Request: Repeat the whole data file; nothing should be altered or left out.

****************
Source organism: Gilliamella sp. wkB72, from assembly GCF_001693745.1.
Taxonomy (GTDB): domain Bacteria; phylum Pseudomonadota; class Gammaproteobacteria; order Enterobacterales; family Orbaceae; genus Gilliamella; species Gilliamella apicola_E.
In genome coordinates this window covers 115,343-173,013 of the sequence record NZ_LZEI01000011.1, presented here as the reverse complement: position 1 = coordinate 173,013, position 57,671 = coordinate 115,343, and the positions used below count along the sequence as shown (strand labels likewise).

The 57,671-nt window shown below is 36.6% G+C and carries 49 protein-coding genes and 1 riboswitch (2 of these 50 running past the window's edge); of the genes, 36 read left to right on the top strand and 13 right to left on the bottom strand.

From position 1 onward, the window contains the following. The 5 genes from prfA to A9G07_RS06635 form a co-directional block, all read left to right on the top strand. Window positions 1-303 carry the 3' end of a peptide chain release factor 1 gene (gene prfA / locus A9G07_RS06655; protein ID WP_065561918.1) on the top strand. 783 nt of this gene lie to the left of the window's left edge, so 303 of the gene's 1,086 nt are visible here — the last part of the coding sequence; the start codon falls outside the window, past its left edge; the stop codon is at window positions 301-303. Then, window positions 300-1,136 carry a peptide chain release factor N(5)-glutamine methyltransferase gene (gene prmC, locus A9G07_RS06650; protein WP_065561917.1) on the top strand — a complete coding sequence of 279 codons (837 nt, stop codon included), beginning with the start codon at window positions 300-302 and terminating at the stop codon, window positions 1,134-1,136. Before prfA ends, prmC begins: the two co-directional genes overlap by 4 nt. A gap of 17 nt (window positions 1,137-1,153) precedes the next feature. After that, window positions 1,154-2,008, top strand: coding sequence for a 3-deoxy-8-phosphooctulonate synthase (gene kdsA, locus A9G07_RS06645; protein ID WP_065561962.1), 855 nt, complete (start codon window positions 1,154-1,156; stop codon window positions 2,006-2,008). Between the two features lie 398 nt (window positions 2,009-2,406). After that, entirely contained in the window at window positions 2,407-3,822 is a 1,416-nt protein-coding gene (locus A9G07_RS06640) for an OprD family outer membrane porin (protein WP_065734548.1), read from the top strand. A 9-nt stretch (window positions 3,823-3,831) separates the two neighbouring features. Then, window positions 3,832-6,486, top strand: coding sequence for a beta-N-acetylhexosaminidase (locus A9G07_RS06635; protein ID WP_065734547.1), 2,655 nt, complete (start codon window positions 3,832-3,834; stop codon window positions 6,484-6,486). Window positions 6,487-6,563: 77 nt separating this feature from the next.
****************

Source organism: Gilliamella sp. wkB72, from assembly GCF_001693745.1.
Taxonomy (GTDB): domain Bacteria; phylum Pseudomonadota; class Gammaproteobacteria; order Enterobacterales; family Orbaceae; genus Gilliamella; species Gilliamella apicola_E.
In genome coordinates this window covers 115,343-173,013 of the sequence record NZ_LZEI01000011.1, presented here as the reverse complement: position 1 = coordinate 173,013, position 57,671 = coordinate 115,343, and the positions used below count along the sequence as shown (strand labels likewise).

The 57,671-nt window shown below is 36.6% G+C and carries 49 protein-coding genes and 1 riboswitch (2 of these 50 running past the window's edge); of the genes, 36 read left to right on the top strand and 13 right to left on the bottom strand.

From position 1 onward, the window contains the following. The 5 genes from prfA to A9G07_RS06635 form a co-directional block, all read left to right on the top strand. Window positions 1-303 carry the 3' end of a peptide chain release factor 1 gene (gene prfA / locus A9G07_RS06655; protein ID WP_065561918.1) on the top strand. 783 nt of this gene lie to the left of the window's left edge, so 303 of the gene's 1,086 nt are visible here — the last part of the coding sequence; the start codon falls outside the window, past its left edge; the stop codon is at window positions 301-303. Then, window positions 300-1,136 carry a peptide chain release factor N(5)-glutamine methyltransferase gene (gene prmC, locus A9G07_RS06650; protein WP_065561917.1) on the top strand — a complete coding sequence of 279 codons (837 nt, stop codon included), beginning with the start codon at window positions 300-302 and terminating at the stop codon, window positions 1,134-1,136. Before prfA ends, prmC begins: the two co-directional genes overlap by 4 nt. A gap of 17 nt (window positions 1,137-1,153) precedes the next feature. After that, window positions 1,154-2,008, top strand: coding sequence for a 3-deoxy-8-phosphooctulonate synthase (gene kdsA, locus A9G07_RS06645; protein ID WP_065561962.1), 855 nt, complete (start codon window positions 1,154-1,156; stop codon window positions 2,006-2,008). Between the two features lie 398 nt (window positions 2,009-2,406). After that, entirely contained in the window at window positions 2,407-3,822 is a 1,416-nt protein-coding gene (locus A9G07_RS06640) for an OprD family outer membrane porin (protein WP_065734548.1), read from the top strand. A 9-nt stretch (window positions 3,823-3,831) separates the two neighbouring features. Then, window positions 3,832-6,486, top strand: coding sequence for a beta-N-acetylhexosaminidase (locus A9G07_RS06635; protein ID WP_065734547.1), 2,655 nt, complete (start codon window positions 3,832-3,834; stop codon window positions 6,484-6,486). Window positions 6,487-6,563: 77 nt separating this feature from the next.